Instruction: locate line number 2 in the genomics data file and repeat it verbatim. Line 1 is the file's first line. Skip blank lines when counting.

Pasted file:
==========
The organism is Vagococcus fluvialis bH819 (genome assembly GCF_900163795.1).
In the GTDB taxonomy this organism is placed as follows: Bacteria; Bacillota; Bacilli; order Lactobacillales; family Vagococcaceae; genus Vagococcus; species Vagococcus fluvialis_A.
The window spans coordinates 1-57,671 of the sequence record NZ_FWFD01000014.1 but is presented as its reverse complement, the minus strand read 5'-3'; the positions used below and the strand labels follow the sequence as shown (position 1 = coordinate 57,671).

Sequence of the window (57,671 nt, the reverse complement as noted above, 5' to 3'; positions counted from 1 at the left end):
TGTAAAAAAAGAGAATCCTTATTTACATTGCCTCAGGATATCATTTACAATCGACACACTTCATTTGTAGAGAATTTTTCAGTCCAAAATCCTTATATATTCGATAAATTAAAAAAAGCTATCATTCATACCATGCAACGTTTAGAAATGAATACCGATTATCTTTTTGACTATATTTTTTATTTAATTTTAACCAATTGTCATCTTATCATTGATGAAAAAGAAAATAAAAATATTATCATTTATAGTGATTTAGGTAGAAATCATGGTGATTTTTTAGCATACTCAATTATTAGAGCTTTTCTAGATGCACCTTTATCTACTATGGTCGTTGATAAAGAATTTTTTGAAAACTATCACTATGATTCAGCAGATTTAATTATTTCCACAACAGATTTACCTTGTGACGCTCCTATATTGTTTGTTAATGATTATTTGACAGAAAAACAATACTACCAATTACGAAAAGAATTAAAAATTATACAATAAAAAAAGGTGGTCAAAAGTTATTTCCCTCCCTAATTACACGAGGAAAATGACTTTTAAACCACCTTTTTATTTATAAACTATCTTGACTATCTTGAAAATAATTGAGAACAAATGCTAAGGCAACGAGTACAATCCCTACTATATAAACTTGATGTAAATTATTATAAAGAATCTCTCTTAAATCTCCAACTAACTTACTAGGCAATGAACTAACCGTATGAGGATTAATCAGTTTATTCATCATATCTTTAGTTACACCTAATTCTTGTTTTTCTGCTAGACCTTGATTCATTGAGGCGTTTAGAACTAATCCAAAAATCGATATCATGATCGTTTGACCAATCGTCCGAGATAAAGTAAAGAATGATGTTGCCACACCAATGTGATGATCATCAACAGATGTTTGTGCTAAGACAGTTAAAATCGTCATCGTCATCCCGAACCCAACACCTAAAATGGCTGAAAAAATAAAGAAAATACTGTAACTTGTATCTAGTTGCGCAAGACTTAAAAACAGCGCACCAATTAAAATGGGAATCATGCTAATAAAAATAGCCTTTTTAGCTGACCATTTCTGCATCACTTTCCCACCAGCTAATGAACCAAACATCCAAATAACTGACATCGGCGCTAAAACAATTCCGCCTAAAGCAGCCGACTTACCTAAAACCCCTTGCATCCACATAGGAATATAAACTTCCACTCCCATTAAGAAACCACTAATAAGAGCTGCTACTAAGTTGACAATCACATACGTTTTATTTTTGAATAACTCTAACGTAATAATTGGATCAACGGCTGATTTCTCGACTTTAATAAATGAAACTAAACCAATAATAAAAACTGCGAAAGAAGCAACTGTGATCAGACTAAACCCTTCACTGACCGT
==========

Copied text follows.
In the GTDB taxonomy this organism is placed as follows: Bacteria; Bacillota; Bacilli; order Lactobacillales; family Vagococcaceae; genus Vagococcus; species Vagococcus fluvialis_A.